Blog Spotlight: Flight of the Conchords - “The New Cup”

It’s been a while since I visited Flight of the Conchords's sophomore season, having reviewed last week’s premiere back in December when it was streaming online, but I have to say that I think “New Cup” is perhaps a slight improvement on some fronts and a bit of a step back in others.

The show is, largely, back to its old self in most ways here: the Murray/band dynamic is as inspired as ever, and their seasons crackle here. The problem is that the rest of the plot doesn’t, so much: comparatively, the dialogue seems forced and tired, and the prostitution storyline felt off for me. This is a bit of a shift, though, because I found the songs superior to that in the premiere, more tied to the action; it’s just unfortunate, then, that they were tied to the part of the episode that felt the most sitcom-esque and lacked what I view as the fundamentals of the show’s usual charm.

The basics are all here, don’t get me wrong: what other show can spin off of a new cup and suddenly spiral into prostitution, lewd rap songs about genitalia, and a ripoff of Roxanne? The show is still great at showing how the mundane can be exciting, but this felt a bit too exciting for its own good by a certain point.

In terms of the songs, I’m sure that “Sugar Lumps” will be considered the breakout hit of the episode, but I’ll admit to not being a fan of the non-melodic Conchords stuff. This isn’t to say it isn’t entertaining, or that the idea of these two very white New Zealanders rapping doesn’t hold water, but rather that I kind of like it when I’m stuck humming these songs for days after the fact and this doesn’t happen with the raps for me. This is largely just a preference thing, but the song wasn’t particularly clever by any means, and still lacked that something special which marked the original conchords catalogue.

The same can go for “You Don’t Have to Be a Prostitute,” which was essentially a takeoff of Roxanne without…well, without much of anything. I found it catchy enough, but lyrically it was kind of borderline uninteresting and nothing was really done with the video surrounding it that was any different from “Sugar Lumps” (Jermaine dancing suggestively evolved to Jermaine dancing suggestively in short shorts, as an example). It really felt like they were like “Okay, we need to write two songs that relate to male prostitution,” as opposed to any real burst of creativity involved. It’s one thing to ripoff Roxanne a bit with the last one, but it never really even turned into an homage or anything but a tepid reimagining with less musical interest.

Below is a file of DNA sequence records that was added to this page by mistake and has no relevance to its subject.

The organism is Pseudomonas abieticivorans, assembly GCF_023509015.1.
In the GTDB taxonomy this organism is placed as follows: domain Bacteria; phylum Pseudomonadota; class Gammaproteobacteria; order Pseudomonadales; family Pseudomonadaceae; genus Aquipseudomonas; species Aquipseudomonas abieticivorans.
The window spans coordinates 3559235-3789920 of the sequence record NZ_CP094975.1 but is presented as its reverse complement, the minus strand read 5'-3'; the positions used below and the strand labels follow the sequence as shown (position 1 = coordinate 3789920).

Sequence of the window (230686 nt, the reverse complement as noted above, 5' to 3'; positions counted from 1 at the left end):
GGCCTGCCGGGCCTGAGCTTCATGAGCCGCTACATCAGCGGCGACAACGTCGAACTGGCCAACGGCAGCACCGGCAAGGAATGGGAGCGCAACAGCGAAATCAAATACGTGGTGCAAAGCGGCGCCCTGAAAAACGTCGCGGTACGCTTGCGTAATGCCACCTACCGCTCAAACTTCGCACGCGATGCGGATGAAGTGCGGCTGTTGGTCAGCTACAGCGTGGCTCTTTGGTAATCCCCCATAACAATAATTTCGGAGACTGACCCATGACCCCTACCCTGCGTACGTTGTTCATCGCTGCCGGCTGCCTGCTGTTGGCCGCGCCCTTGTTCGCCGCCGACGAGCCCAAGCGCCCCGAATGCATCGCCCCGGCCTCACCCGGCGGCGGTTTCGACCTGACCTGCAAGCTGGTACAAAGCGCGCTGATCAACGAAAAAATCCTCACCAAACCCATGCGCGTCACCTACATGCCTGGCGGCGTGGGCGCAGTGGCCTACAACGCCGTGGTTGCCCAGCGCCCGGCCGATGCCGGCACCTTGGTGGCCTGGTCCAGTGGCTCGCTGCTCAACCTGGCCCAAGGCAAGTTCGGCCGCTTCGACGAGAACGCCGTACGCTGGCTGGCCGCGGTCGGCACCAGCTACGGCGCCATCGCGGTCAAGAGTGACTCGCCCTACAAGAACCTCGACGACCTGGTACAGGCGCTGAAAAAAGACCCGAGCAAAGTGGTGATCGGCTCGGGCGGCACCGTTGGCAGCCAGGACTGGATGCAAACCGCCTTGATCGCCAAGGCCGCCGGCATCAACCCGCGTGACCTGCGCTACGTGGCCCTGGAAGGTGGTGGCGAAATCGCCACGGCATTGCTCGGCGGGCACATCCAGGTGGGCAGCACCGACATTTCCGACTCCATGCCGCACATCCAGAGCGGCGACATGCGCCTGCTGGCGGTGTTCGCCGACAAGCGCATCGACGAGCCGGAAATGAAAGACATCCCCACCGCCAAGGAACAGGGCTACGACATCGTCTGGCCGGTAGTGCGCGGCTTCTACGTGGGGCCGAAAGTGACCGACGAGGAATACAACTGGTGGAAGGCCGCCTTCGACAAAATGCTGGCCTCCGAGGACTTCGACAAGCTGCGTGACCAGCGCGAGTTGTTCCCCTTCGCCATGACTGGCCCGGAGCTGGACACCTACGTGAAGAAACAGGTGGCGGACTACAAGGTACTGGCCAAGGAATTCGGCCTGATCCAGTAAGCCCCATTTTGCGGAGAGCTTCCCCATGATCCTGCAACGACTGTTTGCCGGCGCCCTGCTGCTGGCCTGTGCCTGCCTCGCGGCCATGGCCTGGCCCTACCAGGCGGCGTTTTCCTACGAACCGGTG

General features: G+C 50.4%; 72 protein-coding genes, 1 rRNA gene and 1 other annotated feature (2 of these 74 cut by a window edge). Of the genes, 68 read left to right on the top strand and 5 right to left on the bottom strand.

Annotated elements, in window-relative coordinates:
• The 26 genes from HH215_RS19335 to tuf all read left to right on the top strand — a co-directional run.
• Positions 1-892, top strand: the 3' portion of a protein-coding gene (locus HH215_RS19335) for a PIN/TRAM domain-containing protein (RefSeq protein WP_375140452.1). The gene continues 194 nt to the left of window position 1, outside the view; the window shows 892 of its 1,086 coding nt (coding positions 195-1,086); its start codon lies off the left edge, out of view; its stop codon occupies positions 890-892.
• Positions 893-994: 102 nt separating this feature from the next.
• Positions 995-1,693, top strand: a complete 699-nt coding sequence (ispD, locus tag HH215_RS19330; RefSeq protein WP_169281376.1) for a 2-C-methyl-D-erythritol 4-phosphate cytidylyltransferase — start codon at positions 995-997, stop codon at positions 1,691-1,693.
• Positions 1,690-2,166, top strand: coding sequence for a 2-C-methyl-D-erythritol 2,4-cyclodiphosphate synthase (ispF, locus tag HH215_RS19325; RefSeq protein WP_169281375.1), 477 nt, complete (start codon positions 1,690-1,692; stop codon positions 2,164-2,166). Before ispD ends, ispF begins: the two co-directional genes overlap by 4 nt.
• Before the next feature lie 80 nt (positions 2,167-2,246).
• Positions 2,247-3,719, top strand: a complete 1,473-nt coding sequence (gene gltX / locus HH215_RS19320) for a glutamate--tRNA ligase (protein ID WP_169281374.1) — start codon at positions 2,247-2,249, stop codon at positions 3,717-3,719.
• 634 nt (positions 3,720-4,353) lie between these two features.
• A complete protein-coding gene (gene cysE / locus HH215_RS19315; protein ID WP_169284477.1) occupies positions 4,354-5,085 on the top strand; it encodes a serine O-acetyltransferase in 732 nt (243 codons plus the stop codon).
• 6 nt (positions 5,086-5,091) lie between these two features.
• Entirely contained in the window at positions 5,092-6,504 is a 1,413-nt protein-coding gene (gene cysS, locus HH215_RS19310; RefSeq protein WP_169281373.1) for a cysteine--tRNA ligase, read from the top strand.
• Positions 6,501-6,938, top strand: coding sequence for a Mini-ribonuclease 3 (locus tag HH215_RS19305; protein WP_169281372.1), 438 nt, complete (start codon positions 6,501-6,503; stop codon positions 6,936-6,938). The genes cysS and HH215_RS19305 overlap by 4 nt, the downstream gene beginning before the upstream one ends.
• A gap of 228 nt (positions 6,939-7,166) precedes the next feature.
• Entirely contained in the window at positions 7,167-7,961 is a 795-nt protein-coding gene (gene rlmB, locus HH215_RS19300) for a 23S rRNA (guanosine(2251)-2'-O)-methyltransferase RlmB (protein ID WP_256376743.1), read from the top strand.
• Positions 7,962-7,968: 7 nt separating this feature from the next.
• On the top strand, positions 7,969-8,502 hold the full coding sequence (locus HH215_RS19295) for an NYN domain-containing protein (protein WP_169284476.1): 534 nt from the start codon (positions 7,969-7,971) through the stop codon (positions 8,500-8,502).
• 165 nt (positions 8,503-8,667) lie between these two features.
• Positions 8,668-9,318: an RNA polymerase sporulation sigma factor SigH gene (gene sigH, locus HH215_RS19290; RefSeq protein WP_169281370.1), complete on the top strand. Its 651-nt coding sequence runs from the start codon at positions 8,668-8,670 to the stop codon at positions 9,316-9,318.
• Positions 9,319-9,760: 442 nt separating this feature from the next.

I know that seems kind of harsh, but there’s a certain standard that I don’t think we can avoid, and one that much of the rest of the episode feld up pretty well. The opening band meeting where Bret doesn’t have a guitar was complete and utter comedy gold: Murray’s definition of “Dad Guitar” and “Mom Guitar,” Murray having to look down at his notes to make sure that Bret is supposed to have a guitar, and pretty much everything else about that scene. Murray is proving to be the show’s saving grace right now: his writeups in the New Zealand Consulate newsletter were gold, his lack of understanding about the internet done but nonetheless charming, and even if they ripped off 30 Rock for its “Nigerian scam actually turning out to be real” plotline I enjoyed that the guy actually showed up and was morally outraged at prostitution. Read more

Comments (1)
Jan 30, 2009
I was a little less than impressed with the season premiere (at least the better part of what followed the 1st band meeting), however I feel FTC has been redeemed by this episode. Many laughs and much better music. I am actually much more pleased with their more rhythmic work (then again, I also wouldn't classify Jemaine as "very white"), as it actually does make me feel like shaking my rump. I found it particularly hilarious that the guy without the paying job was the one complaining about spending.

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